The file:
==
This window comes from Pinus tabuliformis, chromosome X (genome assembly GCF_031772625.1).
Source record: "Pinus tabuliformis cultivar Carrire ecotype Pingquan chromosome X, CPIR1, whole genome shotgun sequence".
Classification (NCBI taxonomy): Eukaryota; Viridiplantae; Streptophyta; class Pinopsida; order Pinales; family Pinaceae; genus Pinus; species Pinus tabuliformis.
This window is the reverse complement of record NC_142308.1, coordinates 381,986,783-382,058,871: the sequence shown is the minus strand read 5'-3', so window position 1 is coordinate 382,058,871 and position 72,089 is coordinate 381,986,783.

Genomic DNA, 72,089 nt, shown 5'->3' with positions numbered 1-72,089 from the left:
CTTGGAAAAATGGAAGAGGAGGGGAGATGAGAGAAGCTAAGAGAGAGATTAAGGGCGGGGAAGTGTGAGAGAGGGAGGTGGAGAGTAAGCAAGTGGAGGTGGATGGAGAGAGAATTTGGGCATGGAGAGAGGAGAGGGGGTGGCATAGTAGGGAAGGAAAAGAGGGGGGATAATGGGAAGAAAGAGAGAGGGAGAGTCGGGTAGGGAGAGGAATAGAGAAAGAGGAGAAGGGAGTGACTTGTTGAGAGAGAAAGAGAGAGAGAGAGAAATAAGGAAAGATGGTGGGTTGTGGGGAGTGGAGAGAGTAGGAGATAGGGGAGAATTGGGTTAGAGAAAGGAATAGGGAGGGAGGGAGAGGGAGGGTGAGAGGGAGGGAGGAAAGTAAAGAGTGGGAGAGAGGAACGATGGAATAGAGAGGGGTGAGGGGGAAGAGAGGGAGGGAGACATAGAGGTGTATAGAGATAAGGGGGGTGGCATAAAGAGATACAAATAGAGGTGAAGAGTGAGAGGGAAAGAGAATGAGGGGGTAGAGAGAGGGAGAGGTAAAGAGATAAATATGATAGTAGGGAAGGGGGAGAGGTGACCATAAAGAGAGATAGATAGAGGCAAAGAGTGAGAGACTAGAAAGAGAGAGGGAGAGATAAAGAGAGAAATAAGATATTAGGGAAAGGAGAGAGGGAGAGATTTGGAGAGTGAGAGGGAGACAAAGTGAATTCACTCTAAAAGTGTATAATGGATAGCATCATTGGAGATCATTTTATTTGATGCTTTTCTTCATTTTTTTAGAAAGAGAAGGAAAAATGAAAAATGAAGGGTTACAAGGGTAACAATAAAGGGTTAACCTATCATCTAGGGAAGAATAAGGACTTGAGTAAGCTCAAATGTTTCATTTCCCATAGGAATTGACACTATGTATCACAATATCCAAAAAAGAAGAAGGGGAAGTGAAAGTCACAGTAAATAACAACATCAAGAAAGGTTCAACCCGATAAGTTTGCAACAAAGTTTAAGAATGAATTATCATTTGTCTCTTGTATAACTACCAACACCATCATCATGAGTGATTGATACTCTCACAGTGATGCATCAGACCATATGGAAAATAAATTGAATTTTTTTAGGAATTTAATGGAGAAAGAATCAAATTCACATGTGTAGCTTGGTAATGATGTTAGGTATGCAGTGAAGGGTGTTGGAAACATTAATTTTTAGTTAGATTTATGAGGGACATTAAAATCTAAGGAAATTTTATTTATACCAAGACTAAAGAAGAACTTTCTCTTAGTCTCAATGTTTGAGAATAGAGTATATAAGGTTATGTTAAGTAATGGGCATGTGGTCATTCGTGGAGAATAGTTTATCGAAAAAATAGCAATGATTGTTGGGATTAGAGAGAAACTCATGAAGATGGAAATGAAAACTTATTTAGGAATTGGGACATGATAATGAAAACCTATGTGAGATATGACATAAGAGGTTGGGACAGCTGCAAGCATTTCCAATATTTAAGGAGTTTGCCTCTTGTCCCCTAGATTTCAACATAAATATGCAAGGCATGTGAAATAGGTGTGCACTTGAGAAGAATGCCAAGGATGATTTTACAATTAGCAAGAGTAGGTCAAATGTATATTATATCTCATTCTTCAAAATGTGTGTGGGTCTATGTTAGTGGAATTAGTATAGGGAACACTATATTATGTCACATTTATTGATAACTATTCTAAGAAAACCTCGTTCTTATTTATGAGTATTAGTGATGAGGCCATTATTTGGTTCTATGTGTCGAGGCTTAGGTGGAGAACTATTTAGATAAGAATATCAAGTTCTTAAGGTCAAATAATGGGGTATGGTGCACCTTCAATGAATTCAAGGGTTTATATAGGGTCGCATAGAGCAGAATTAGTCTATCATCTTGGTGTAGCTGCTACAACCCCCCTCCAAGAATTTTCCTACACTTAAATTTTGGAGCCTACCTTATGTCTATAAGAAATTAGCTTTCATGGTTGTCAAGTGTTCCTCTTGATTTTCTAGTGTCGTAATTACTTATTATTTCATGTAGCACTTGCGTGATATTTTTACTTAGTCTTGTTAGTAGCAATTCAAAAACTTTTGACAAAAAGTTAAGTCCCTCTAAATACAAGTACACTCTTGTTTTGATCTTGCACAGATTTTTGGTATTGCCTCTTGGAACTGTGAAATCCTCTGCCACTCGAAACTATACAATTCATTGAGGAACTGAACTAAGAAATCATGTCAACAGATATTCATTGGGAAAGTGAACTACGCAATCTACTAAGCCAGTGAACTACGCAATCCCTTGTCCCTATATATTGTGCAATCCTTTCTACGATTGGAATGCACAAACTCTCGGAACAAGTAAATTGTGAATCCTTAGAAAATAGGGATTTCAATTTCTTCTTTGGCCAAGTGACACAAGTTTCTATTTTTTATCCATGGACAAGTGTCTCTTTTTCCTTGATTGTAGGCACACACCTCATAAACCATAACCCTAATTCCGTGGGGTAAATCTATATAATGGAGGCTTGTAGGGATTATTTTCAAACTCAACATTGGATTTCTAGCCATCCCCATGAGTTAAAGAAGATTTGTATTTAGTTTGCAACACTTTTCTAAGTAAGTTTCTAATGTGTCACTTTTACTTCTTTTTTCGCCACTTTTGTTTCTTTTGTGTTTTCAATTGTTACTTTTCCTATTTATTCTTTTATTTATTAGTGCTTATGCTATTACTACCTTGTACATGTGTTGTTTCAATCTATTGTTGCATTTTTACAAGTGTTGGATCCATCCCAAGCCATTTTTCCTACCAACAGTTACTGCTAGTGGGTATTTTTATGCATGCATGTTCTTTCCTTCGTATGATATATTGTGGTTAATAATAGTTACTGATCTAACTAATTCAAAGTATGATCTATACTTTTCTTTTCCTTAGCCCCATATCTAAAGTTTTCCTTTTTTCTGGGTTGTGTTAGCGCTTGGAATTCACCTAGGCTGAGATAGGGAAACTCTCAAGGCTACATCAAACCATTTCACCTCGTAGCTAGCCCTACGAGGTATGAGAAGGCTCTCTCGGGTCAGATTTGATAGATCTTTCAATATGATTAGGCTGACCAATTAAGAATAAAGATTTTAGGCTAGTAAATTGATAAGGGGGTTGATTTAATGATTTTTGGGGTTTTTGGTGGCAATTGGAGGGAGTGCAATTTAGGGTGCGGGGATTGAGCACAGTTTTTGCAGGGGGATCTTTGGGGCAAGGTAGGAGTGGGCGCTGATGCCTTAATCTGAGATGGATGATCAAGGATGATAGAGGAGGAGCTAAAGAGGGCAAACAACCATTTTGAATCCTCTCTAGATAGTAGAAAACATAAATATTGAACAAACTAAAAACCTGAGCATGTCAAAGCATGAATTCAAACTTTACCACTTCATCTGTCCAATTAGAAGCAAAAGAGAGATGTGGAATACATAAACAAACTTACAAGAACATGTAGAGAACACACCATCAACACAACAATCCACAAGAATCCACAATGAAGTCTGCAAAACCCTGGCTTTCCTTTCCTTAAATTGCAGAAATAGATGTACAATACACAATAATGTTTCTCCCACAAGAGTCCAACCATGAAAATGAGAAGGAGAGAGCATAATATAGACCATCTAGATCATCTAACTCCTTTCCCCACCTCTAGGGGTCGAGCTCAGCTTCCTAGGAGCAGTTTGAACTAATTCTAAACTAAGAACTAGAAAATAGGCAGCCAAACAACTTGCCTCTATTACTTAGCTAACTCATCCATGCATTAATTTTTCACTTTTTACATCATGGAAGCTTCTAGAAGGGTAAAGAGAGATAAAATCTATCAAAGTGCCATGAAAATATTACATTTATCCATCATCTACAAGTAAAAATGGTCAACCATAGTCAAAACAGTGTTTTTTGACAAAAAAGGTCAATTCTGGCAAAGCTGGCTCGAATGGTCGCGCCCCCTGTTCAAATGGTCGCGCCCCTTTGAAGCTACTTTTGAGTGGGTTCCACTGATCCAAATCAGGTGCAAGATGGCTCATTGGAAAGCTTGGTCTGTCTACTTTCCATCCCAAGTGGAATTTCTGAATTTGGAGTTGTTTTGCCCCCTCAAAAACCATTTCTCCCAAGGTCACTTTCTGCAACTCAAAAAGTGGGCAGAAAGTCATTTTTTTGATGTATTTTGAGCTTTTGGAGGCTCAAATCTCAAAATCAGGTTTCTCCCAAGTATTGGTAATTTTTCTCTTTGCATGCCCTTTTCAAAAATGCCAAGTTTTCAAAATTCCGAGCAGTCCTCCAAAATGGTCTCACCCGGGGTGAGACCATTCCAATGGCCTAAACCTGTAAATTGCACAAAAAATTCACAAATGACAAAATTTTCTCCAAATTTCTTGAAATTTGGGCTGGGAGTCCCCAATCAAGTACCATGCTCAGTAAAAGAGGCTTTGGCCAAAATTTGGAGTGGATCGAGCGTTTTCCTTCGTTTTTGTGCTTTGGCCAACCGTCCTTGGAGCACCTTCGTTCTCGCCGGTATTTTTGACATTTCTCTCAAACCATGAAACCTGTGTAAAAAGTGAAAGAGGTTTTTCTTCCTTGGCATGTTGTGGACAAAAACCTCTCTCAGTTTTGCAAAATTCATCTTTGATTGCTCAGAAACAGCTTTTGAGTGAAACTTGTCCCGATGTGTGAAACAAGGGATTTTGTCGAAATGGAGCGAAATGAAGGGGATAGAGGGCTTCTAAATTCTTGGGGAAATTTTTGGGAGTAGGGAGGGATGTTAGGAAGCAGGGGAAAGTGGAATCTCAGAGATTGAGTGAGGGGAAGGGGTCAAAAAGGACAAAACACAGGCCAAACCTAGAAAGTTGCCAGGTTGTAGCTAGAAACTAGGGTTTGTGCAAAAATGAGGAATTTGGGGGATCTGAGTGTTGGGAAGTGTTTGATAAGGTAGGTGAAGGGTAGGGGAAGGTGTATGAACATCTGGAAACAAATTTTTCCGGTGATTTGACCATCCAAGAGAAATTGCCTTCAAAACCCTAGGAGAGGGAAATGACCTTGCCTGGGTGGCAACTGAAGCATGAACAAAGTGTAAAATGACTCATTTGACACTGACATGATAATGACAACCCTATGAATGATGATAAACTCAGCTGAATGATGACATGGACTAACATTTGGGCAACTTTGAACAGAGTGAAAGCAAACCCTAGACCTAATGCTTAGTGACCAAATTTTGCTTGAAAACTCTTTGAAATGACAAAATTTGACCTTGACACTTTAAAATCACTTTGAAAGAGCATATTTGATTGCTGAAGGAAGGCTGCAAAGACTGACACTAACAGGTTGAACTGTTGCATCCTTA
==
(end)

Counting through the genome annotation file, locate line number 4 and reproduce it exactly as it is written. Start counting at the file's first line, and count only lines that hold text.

This window is the reverse complement of record NC_142308.1, coordinates 381,986,783-382,058,871: the sequence shown is the minus strand read 5'-3', so window position 1 is coordinate 382,058,871 and position 72,089 is coordinate 381,986,783.